Friday, August 29, 2014

The Feast of the Beheading of John the Baptist

RAW: Syrian Rebels Behead Christians | Military.com



It seems only yesterday that I sat in the Umayyad Mosque in Syria before the tomb of John the Baptist. But it was in 2008.



 I remember a young father with his toddler on his lap reciting the Khoran in an enchanting - well -  enchanting  chant. I didn't know the meaning of the words but I understood the poetic beauty of the Khoran that day.



I thought I had a glimpse of heaven that day!



And how many days of hell has Syria endured!?



"Thy Kingdom come.........."

Wednesday, July 23, 2014

A late post of an earlier piece Ashwellthorpe

To any passing walker I was a photographer lying on the ground trying to get a close-up of orchids. I did have my camera in my hands but the truth was,  my focus was elsewhere! I lay on the ground intoxicated!  There was no alcohol involved, as St. Peter had argued on that first  Pentecost, it was far too early in the day!  I was, I think, intoxicated by Spring!

Ashwellthorpe Wood was like a great cathedral.  Overhead greening branches were Gothic arches,  the jubilant praise of birdsong filled the air, the floor was carpeted here with the bluebells, there with the white and green of wild garlic  and along the way primroses, wood anemones, lady’s smock, violets, forget-me-nots,   and early purple orchids.

I had come to see how Ash Dieback Disease was effecting things and been ambushed by the glory of the wood. There is a brief window,  between the dark of winter and summer, when full leaved branches shade out the sun, in which woodland flowers blossom -  each one with a beauty that takes one’s breath away. You might expect the woods to be crowded but no. No one else seemed to be in the wood that morning. No one saw me stretched out on the ground.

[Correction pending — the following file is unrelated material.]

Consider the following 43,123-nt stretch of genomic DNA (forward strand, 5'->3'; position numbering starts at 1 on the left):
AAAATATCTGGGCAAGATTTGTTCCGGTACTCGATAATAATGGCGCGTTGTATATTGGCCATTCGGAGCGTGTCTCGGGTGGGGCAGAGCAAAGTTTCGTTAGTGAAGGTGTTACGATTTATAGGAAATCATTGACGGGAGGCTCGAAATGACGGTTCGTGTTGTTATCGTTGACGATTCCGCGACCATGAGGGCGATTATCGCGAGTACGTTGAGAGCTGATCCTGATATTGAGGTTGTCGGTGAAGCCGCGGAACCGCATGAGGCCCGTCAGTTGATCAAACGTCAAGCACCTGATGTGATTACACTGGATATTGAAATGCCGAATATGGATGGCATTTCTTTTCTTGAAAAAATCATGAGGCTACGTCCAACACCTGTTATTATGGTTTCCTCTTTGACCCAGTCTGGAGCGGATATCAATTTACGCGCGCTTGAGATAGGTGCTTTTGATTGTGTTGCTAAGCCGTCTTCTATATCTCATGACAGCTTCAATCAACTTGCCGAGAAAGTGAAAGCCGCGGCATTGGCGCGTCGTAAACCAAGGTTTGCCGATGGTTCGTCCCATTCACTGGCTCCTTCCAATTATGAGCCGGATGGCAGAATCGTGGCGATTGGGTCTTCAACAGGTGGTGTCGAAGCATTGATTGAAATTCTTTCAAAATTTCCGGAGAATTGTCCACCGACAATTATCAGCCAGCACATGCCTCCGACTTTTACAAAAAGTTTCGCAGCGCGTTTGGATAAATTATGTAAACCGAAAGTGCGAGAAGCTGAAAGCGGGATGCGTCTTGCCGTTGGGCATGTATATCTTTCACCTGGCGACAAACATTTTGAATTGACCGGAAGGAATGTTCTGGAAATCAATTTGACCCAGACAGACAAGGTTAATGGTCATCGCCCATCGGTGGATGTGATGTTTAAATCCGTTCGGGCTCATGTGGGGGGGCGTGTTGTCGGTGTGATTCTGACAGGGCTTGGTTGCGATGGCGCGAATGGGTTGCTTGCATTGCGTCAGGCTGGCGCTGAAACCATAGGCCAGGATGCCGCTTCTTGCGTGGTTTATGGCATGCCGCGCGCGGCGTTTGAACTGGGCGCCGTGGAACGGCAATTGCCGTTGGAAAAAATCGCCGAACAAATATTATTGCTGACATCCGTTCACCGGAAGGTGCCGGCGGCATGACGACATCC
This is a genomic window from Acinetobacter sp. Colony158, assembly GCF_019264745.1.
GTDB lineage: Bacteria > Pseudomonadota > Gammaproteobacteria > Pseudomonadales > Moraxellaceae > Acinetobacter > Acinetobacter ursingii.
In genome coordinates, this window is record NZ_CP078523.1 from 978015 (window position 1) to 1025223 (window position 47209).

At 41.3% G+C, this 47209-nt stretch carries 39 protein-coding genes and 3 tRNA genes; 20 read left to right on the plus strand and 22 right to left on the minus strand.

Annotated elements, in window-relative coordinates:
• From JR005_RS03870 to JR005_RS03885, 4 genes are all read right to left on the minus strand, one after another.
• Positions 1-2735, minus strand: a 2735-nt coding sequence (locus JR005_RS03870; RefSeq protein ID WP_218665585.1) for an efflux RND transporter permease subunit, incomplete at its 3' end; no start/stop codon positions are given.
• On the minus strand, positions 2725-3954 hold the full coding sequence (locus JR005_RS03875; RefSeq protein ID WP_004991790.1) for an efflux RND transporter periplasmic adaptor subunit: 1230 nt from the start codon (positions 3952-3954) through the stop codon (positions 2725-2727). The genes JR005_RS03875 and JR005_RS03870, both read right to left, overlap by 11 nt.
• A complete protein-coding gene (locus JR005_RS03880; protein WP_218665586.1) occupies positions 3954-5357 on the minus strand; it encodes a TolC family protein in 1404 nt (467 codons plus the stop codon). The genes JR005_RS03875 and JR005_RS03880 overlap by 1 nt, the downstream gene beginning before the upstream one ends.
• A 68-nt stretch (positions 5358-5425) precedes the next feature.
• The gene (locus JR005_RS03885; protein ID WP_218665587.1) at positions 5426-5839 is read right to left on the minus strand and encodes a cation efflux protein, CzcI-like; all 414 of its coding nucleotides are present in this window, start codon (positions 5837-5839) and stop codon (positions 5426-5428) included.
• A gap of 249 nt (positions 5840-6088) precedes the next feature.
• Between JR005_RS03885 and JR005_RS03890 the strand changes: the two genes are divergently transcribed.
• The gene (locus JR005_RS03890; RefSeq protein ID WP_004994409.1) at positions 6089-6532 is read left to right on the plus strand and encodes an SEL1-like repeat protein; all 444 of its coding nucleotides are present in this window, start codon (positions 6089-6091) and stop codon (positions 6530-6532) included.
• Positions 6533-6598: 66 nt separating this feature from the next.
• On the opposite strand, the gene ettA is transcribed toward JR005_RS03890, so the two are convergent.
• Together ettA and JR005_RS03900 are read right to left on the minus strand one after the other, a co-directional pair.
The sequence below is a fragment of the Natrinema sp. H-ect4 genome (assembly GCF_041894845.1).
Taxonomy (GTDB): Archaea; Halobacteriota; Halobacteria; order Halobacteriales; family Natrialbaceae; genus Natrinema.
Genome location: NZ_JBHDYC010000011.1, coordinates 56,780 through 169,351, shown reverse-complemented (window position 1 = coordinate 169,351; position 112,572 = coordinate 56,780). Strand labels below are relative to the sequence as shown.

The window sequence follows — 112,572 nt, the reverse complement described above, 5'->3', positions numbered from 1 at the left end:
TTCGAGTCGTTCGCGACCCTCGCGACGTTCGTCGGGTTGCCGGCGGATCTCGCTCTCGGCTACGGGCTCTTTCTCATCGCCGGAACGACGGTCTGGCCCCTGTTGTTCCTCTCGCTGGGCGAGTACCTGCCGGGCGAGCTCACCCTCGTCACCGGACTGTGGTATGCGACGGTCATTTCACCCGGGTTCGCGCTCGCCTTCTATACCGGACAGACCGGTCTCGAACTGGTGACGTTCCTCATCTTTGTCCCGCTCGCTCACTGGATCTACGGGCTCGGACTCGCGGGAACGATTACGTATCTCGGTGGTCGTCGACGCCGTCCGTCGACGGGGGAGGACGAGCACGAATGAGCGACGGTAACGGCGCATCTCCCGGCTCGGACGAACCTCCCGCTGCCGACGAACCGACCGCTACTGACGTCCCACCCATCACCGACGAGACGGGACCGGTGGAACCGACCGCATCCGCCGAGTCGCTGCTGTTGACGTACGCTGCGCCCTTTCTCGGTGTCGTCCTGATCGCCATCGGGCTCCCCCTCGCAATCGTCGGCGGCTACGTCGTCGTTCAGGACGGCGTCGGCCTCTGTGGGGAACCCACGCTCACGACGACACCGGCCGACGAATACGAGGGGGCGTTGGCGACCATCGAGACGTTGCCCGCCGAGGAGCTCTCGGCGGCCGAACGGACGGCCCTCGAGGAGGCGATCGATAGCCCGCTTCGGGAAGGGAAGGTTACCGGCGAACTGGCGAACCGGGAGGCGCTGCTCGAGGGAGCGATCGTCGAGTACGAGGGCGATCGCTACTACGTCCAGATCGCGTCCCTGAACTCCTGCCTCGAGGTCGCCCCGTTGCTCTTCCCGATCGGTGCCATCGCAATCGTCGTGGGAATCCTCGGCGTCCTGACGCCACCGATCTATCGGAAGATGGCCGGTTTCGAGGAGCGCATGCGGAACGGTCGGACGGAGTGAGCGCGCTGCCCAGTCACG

Later as I browsed around All Saints, Church I wondered about my experience. How do such intense experiences (quite common according to research sponsored by the Alister Hardy Religious Experience Research Centre)  square with Christian faith?  It was a magnificent tomb,  described by Simon Knott  on his Norfolk Churches website (http://www.norfolkchurches.co.uk)   as “the most splendid alabaster tomb in Norfolk”, that helped me focus.

Back then in the wood, aware of the wonderful ecological cycles of life and death and new life being played out around me and of which I was part, I felt myself every inch a son of Adam. In the words of the funeral prayer, I was mindful of my beginning and my ending, the dust from which I come and the grave to which I move. A fine tomb would not suit me. At my end I want nothing better than to be laid to rest in the womb of the earth  “in the firm hope of God’s love and purposes for us.”

Ashwellthorpe, Lower Wood is managed by Norfolk Wildlife Trust http://www.norfolkwildlifetrust.org.uk